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Real Estate Consultants - Land Development Consultants

Newport-Banning Ranch MPC

Sojitz Corporation of America  |  As land development consultants, provided a review of asset opportunity alternatives as part of owner’s business planning process.


The 505-acre Newport Banning Ranch was owned by an affiliate of Nissho Iwai American Corp. (NIAC), in venture with partners (Taylor Woodrow Company and a major oil company). NIC was interested in what feasible disposition and/or development options might be best for this property. Important issues included its location within a California Coastal Commission LCP planning jurisdiction, ongoing oil and gas extraction operations conducted throughout the County (454 acres) portion of the property, abandoned oil well clean-up, and sensitive habitats, steep coastal bluffs, gullies and ravines.


Work completed for NIAC while StoneCreek Partners was retained as U.S. representative for new acquisitions and venture investments, including acting as a due diligence consultant, in real estate.


Hotel Development Consultants - project feasibility consultants

Kuki’o Beach Resort at Kuki’o Bay

Destination resort with “resort residential” housing product.  Feasibility analysis including market study, financial projections, and facilities recommendations, for proposed 660-acre resort and timeshare development on the Big Island of Hawaii. The Kuki’o Beach Resort is adjacent to the Four Seasons Hualalai Resort and situated along the Big Island’s Kona Coast.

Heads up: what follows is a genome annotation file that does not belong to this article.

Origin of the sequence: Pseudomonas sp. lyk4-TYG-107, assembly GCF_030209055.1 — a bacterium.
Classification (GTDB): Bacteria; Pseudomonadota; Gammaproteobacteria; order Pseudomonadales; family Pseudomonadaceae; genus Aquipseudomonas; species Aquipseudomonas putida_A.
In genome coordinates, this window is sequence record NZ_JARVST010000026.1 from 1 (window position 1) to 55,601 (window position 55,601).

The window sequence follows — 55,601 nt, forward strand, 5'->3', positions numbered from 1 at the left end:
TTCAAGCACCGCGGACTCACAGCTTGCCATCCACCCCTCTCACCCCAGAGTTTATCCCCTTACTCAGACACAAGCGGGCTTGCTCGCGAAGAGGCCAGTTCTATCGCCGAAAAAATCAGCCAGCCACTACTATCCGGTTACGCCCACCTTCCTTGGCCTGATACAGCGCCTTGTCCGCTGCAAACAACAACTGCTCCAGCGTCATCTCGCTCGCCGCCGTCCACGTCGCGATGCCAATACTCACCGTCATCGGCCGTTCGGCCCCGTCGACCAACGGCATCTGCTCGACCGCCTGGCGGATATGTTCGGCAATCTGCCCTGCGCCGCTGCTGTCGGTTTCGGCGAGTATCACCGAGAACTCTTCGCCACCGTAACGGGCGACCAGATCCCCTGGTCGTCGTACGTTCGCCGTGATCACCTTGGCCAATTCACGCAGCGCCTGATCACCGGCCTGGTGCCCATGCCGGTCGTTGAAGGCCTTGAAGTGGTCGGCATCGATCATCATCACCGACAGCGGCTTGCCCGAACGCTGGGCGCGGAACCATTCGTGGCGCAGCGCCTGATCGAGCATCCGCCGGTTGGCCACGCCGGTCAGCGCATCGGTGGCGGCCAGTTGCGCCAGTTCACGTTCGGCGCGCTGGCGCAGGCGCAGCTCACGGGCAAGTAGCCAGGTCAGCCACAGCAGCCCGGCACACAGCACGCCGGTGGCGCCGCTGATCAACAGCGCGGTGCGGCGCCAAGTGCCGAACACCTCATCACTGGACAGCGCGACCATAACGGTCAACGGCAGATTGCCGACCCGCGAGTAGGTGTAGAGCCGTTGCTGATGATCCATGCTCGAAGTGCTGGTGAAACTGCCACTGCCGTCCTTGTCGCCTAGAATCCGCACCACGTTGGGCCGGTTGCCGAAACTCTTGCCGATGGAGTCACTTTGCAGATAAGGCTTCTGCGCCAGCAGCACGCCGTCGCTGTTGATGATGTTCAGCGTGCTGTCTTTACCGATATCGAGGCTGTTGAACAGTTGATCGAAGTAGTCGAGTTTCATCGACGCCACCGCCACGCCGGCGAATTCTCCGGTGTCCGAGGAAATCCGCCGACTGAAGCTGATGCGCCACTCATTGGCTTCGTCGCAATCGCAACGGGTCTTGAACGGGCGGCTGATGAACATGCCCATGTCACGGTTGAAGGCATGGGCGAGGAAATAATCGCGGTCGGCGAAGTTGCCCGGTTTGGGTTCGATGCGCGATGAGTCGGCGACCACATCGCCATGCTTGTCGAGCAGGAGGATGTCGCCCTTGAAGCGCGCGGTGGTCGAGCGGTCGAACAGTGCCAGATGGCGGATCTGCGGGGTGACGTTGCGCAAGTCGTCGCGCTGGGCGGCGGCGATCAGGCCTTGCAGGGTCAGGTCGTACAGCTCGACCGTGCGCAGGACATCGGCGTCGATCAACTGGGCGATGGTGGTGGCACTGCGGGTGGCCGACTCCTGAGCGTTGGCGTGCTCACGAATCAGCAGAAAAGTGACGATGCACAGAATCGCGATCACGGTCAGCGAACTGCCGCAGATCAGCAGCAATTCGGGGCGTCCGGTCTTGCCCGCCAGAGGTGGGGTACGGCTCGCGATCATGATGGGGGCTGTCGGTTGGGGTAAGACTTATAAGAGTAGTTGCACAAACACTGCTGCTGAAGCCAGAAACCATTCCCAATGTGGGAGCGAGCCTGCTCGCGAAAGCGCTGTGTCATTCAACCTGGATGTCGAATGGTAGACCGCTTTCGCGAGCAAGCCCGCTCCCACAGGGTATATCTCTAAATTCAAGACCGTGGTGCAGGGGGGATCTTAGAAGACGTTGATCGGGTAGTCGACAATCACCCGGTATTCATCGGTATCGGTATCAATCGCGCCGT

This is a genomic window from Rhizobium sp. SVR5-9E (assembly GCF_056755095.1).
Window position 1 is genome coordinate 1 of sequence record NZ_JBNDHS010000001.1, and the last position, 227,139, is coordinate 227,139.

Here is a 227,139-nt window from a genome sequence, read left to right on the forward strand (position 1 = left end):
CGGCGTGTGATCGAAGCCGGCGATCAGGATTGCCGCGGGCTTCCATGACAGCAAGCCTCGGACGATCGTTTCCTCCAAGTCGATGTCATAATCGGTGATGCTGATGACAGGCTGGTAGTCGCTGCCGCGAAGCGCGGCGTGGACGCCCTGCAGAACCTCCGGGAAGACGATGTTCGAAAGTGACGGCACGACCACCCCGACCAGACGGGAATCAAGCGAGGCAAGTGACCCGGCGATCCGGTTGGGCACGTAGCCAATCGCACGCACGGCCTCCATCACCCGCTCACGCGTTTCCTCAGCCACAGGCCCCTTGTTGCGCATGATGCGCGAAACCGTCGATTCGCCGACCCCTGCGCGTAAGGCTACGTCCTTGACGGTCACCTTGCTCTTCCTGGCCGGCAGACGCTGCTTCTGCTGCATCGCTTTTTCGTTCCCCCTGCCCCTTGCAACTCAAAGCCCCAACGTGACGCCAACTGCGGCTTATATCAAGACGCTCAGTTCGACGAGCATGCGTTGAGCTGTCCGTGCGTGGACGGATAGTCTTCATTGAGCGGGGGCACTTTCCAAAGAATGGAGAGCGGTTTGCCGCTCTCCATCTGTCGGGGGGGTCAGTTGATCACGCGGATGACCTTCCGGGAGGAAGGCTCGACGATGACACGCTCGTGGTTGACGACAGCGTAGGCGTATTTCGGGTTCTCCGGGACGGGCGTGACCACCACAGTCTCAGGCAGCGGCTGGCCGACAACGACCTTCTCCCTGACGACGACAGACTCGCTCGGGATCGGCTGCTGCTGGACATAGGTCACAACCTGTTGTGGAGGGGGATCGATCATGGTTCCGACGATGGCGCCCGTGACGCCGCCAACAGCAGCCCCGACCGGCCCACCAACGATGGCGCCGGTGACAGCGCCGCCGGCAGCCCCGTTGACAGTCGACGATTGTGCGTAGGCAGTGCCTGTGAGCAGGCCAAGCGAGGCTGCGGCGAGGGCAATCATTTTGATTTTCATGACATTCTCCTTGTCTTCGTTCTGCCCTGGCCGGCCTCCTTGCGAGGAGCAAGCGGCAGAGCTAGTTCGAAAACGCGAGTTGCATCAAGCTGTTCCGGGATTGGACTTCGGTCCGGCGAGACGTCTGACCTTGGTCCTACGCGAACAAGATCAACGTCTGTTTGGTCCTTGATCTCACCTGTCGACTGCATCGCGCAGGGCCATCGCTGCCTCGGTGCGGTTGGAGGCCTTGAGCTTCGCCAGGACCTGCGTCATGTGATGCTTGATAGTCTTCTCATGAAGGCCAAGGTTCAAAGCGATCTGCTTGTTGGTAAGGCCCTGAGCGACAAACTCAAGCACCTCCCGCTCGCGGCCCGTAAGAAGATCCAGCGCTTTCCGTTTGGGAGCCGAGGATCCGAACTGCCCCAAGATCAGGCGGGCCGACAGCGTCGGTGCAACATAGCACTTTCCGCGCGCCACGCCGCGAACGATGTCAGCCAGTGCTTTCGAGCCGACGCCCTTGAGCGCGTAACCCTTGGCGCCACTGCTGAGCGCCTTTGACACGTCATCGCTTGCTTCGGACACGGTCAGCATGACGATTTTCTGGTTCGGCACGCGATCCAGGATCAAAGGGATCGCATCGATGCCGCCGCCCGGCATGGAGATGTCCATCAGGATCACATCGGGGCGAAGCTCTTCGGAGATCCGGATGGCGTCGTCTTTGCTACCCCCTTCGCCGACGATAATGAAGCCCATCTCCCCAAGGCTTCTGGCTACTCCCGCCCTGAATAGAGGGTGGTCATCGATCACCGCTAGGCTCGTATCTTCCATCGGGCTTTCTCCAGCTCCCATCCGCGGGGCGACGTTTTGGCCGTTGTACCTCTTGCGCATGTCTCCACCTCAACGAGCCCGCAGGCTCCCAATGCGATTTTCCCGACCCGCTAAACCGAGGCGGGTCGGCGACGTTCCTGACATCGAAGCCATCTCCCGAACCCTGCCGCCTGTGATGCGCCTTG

Our hotel development consulting work was completed in support of an overall master plan for development of the property, to include low-density residential, golf, and hotel facilities.




Universal CityWalk Osaka

Sumitomo Corp.  |  Guest experience programming, leasing plan, and tenant alternatives for CityWalk Osaka Phase II at Universal Studios Japan, prepared for Sumitomo Corp.


Strategic leasing, tenant mix, experiential programming, and Phase II vertical design for this branded and themed retail-entertainment facility situated along the walkway from the rail station and Universal Studios Japan. Work directed by AEC’s Donald Bredberg as an executive with Universal Studios Recreation Group, and later as consulting advisors to owner Sumitomo Bank.



Project Feasibility Study for Resort – Molokai Island

Confidential Client  |  As hotel-resort development consultants, we provided a resort project feasibility study with financial projections and capital budgeting, along with select development due diligence items.   For a proposed resort on the mauka side of Kamehameha V Highway east of Kaunakakai on the island of Moloka’i.   StoneCreek has worked with clients throughout the Hawaiian Islands preparing due diligence reviews for proposed acquisitions, conceptual approaches to resort development, and project feasibility studies for resorts, shopping centers, and planned communities.


Most of the history of the first Hawaiians in Molokai comes from chants, passed down from generation to generation, which have kept a chronology of events, battles and lineage. Captain James Cooke signed Molokai in November 1778, on his first visit to the region – the Sandwich Islands as he called them. Captain George Dixon in 1786 was the first European to actually set foot on and visit Molokai.  Hawaiians first migrated to Molokai about 650 A.D., generally considered to have come first from the Marquesas, then in double hulled canoes from Tahiti and other South Pacific islands.